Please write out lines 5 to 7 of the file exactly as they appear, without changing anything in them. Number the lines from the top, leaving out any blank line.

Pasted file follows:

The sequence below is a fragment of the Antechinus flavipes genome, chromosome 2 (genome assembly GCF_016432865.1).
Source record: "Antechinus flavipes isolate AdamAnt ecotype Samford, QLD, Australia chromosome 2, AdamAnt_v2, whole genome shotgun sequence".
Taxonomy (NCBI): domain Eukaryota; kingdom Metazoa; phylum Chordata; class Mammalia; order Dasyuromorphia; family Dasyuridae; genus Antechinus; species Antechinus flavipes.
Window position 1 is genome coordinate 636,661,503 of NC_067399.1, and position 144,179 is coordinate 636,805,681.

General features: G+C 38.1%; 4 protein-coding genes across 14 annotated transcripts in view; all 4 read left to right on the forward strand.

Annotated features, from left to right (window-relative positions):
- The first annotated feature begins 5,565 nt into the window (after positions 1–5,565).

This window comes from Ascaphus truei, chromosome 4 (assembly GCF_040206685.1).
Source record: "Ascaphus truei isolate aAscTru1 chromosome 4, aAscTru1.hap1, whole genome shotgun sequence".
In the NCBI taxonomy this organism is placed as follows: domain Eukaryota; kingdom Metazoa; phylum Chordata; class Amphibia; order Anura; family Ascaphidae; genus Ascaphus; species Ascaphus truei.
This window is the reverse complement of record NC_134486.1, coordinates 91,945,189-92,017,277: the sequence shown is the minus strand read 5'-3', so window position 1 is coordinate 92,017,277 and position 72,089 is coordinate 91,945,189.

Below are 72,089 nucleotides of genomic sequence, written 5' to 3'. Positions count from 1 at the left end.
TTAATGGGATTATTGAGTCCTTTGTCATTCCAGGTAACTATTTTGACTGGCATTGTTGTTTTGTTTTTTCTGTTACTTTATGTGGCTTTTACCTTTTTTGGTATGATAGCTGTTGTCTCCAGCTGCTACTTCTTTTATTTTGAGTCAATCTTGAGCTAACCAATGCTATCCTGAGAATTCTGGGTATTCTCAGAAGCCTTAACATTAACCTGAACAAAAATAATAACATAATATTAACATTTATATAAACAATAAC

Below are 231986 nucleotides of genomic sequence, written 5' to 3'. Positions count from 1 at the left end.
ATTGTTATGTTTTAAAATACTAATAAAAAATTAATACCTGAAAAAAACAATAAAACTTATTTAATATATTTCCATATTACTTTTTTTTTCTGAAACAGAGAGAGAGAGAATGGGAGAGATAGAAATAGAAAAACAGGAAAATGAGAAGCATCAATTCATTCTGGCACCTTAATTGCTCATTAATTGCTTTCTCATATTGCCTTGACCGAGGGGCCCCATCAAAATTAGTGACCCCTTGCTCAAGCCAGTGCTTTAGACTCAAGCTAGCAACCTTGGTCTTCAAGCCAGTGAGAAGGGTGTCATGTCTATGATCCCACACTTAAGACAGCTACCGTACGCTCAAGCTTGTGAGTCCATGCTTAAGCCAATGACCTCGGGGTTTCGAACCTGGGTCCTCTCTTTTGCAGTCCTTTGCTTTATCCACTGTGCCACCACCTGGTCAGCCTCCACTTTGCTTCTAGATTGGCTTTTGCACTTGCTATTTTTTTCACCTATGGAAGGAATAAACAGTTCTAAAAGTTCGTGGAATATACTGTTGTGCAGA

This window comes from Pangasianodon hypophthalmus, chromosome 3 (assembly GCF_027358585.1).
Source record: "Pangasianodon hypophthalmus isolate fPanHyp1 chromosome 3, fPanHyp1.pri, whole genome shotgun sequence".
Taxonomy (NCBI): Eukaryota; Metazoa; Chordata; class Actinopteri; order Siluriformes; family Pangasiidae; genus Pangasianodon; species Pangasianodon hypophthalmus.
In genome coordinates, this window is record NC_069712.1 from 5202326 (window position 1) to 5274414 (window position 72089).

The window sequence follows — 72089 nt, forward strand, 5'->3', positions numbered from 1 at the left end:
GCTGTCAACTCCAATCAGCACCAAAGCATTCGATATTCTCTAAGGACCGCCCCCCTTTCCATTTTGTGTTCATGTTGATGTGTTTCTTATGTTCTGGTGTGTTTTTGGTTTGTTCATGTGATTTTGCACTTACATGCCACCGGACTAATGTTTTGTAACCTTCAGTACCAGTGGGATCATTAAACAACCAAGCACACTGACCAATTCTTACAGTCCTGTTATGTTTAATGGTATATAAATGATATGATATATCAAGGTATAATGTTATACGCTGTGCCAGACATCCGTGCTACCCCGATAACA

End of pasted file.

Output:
General features: G+C 38.1%; 4 protein-coding genes across 14 annotated transcripts in view; all 4 read left to right on the forward strand.

Annotated features, from left to right (window-relative positions):
- The first annotated feature begins 5,565 nt into the window (after positions 1–5,565).